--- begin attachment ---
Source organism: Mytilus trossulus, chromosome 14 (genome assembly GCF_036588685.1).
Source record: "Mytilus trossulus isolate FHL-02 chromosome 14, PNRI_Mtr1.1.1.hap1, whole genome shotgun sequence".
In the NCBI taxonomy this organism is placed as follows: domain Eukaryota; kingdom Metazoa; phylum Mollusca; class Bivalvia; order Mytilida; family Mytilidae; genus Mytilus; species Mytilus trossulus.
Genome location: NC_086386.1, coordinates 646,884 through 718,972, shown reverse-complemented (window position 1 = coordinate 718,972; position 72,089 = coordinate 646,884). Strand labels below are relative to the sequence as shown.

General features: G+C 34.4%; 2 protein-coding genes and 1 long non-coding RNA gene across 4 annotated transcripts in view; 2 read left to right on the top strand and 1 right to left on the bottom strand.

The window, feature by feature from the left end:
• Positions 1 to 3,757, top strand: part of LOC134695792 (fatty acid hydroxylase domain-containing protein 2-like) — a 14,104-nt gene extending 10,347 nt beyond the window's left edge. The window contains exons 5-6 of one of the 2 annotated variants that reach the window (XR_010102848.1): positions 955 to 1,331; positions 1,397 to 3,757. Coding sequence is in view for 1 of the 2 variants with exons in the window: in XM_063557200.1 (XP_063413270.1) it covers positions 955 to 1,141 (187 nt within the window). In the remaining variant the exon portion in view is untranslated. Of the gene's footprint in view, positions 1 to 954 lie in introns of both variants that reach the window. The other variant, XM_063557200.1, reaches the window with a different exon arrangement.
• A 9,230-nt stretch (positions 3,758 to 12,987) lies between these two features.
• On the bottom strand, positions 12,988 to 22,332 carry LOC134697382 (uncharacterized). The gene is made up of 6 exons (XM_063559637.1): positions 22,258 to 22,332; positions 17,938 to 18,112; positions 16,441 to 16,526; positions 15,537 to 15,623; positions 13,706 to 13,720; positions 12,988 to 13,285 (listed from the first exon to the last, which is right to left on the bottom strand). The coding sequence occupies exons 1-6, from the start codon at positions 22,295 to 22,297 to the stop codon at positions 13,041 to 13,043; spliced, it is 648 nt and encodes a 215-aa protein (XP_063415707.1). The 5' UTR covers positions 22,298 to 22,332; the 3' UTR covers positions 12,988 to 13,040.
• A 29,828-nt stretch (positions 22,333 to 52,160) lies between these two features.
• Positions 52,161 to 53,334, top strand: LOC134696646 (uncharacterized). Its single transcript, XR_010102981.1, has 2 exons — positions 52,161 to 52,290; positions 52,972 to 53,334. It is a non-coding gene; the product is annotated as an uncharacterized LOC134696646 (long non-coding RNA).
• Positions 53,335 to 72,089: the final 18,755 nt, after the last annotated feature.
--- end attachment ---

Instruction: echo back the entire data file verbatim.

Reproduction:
Source organism: Mytilus trossulus, chromosome 14 (genome assembly GCF_036588685.1).
Source record: "Mytilus trossulus isolate FHL-02 chromosome 14, PNRI_Mtr1.1.1.hap1, whole genome shotgun sequence".
In the NCBI taxonomy this organism is placed as follows: domain Eukaryota; kingdom Metazoa; phylum Mollusca; class Bivalvia; order Mytilida; family Mytilidae; genus Mytilus; species Mytilus trossulus.
Genome location: NC_086386.1, coordinates 646,884 through 718,972, shown reverse-complemented (window position 1 = coordinate 718,972; position 72,089 = coordinate 646,884). Strand labels below are relative to the sequence as shown.

General features: G+C 34.4%; 2 protein-coding genes and 1 long non-coding RNA gene across 4 annotated transcripts in view; 2 read left to right on the top strand and 1 right to left on the bottom strand.

The window, feature by feature from the left end:
• Positions 1 to 3,757, top strand: part of LOC134695792 (fatty acid hydroxylase domain-containing protein 2-like) — a 14,104-nt gene extending 10,347 nt beyond the window's left edge. The window contains exons 5-6 of one of the 2 annotated variants that reach the window (XR_010102848.1): positions 955 to 1,331; positions 1,397 to 3,757. Coding sequence is in view for 1 of the 2 variants with exons in the window: in XM_063557200.1 (XP_063413270.1) it covers positions 955 to 1,141 (187 nt within the window). In the remaining variant the exon portion in view is untranslated. Of the gene's footprint in view, positions 1 to 954 lie in introns of both variants that reach the window. The other variant, XM_063557200.1, reaches the window with a different exon arrangement.
• A 9,230-nt stretch (positions 3,758 to 12,987) lies between these two features.
• On the bottom strand, positions 12,988 to 22,332 carry LOC134697382 (uncharacterized). The gene is made up of 6 exons (XM_063559637.1): positions 22,258 to 22,332; positions 17,938 to 18,112; positions 16,441 to 16,526; positions 15,537 to 15,623; positions 13,706 to 13,720; positions 12,988 to 13,285 (listed from the first exon to the last, which is right to left on the bottom strand). The coding sequence occupies exons 1-6, from the start codon at positions 22,295 to 22,297 to the stop codon at positions 13,041 to 13,043; spliced, it is 648 nt and encodes a 215-aa protein (XP_063415707.1). The 5' UTR covers positions 22,298 to 22,332; the 3' UTR covers positions 12,988 to 13,040.
• A 29,828-nt stretch (positions 22,333 to 52,160) lies between these two features.
• Positions 52,161 to 53,334, top strand: LOC134696646 (uncharacterized). Its single transcript, XR_010102981.1, has 2 exons — positions 52,161 to 52,290; positions 52,972 to 53,334. It is a non-coding gene; the product is annotated as an uncharacterized LOC134696646 (long non-coding RNA).
• Positions 53,335 to 72,089: the final 18,755 nt, after the last annotated feature.